Neither one of these guys was actually born in the Emerald City. Big Kenny, a former carpenter, hails from Culpeper Va. and his partner John Rich, late of the band Lonestar, is from Texas. And though they seem to have sprung up overnight, they've actually been writing and playing together since 1998.

"Lonestar had a meeting, and they decided that where John wanted to go and where the rest of the band wanted to go was too different. He was out of the band in January, and in February, he met me. We weren't sure about each other when we first met each cuz we both can come across a little strong. We're both front men. But we just decided to see if we could write a song. We wrote a song, we liked it, we said, 'wow, we ought to try this again sometime.' We wrote again the next day. And now we've written over 300 songs together."

In the early days of their friendship, Kenny helped write country songs for Rich's solo career, and Rich co-wrote rock songs for Kenny's raucous rock band luvjOi.

Eventually, they started jamming together every Tuesday night at a Nashville spot called the Pub of Love. Their no-holds barred style of music attracted an eclectic bunch of acolytes (including Mercury artist James Otto and Gretchen Wilson) who soon became known as the Muzik Mafia. The Muzik Mafia grew to include hundreds of musicians, and every style was welcome, from hardcore country to heavy metal.

Big & Rich drew the attention of Paul Worley at Warner Brothers, who signed them to a contract. And it wasn't long after that another unofficial member of the Muzik Mafia, Martina McBride, fell in love with their music and was instrumental in getting them out on the road with the hottest artist in country today.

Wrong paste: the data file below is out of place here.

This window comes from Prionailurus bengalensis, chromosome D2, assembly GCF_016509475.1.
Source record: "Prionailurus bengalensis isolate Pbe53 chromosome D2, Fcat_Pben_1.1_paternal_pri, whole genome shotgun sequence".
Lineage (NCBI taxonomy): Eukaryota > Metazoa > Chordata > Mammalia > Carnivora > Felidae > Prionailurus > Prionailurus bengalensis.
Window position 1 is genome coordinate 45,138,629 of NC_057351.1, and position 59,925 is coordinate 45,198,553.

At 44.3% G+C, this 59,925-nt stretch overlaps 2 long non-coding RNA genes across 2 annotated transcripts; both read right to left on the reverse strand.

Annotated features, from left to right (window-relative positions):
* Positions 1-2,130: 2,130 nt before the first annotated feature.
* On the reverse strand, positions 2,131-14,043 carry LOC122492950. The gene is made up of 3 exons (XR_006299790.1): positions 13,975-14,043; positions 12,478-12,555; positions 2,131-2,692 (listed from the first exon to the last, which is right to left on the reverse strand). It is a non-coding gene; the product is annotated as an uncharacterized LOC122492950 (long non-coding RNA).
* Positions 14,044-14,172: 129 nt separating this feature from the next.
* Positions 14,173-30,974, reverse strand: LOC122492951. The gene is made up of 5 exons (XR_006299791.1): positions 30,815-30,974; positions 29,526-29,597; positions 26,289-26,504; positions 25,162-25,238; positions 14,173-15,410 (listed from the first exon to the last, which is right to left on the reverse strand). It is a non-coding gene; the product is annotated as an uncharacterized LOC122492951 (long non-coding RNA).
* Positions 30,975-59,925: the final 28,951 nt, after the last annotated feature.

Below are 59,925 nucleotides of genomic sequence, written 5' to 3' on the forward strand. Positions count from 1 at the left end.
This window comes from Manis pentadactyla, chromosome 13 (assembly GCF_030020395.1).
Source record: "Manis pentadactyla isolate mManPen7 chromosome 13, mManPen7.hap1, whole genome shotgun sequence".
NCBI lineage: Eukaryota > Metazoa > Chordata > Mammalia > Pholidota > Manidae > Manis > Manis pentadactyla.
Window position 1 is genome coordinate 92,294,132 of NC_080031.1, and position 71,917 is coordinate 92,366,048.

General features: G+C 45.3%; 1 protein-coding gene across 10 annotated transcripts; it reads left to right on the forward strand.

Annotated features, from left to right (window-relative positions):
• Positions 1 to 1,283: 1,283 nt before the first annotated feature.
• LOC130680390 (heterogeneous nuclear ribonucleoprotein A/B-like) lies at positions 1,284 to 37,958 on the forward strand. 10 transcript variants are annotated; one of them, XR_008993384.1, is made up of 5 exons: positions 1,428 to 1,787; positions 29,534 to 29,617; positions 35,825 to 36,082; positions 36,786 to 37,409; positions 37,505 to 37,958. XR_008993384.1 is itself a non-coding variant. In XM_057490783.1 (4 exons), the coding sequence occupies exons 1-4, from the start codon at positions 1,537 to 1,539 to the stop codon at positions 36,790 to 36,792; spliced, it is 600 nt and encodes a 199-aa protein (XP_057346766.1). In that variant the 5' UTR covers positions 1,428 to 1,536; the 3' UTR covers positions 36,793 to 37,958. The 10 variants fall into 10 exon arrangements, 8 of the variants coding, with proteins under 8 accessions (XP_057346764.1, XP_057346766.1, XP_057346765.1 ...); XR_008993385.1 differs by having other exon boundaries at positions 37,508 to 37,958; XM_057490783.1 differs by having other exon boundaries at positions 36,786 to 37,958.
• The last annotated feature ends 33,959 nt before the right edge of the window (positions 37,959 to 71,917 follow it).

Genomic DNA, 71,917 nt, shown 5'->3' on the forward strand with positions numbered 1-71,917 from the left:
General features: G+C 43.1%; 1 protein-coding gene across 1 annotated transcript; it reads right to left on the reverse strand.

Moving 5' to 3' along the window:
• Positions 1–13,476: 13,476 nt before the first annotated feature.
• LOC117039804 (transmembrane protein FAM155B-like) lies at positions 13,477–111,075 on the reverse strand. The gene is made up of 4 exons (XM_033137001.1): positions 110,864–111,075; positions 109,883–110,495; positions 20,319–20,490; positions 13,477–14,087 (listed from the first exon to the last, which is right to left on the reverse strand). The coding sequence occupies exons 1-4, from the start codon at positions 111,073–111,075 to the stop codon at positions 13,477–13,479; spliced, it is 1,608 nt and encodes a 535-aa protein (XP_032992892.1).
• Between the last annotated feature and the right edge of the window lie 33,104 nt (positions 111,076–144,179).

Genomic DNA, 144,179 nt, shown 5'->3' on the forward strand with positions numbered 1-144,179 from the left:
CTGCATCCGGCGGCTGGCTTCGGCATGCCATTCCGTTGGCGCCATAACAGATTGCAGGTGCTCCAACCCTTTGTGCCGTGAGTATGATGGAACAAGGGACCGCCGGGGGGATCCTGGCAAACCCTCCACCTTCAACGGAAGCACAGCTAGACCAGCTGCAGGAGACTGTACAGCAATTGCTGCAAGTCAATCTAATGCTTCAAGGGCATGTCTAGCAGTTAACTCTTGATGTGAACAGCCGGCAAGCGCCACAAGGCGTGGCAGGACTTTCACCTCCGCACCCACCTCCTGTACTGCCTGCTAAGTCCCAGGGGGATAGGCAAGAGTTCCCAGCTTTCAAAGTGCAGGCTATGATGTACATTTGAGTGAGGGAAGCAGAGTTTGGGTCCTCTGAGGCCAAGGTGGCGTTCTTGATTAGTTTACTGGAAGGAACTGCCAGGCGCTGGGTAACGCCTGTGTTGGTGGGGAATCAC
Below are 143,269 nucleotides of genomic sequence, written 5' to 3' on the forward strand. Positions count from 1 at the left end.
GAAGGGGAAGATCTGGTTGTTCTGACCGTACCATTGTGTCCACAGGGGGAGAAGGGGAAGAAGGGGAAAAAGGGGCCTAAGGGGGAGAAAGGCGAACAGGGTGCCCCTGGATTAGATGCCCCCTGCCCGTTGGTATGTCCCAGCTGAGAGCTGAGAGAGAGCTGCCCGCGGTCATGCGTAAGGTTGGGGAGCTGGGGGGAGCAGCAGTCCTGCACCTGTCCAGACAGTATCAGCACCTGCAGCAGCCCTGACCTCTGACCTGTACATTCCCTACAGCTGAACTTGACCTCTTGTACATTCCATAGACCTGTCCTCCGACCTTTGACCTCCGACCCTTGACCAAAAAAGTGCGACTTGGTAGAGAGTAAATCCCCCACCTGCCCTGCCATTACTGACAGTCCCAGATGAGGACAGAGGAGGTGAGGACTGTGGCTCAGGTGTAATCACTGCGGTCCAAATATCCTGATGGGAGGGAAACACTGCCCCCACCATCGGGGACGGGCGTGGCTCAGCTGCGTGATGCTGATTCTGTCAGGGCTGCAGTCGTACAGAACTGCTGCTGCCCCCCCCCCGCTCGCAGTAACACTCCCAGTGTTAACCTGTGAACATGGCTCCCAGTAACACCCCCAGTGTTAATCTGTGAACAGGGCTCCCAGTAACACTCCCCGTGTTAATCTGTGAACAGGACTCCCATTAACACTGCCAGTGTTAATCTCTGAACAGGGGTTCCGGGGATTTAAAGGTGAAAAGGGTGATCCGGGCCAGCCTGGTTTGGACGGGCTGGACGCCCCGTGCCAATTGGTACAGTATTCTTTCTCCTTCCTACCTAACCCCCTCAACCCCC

"Martina and her husband John became avid fans of ours," Kenny explains. "She had cut a song we wrote called "She's a Butterfly" that John and I wrote about a little girl we knew who had brain cancer. So the next thing you know they're having dinner with the McGraws, and they drag Tim out to John's truck and played them the CD. Tim had never heard of us, but he listened to two songs and calls his manager and says 'I know who I want to go on tour with me.'"

And that tour has been one of the hot tickets of this concert season. Even though it's different than your usual country and western show. You see, having a platinum album and tons of adoring fans is not enough for these two guys. They want to change country music as we know it.

"Last night, we were performing in San Francisco," Big Kenny says, "and we were in the middle of "Save a Horse" and all of a sudden we started chanting 'It's getting hot in here, so take off all your clothes'."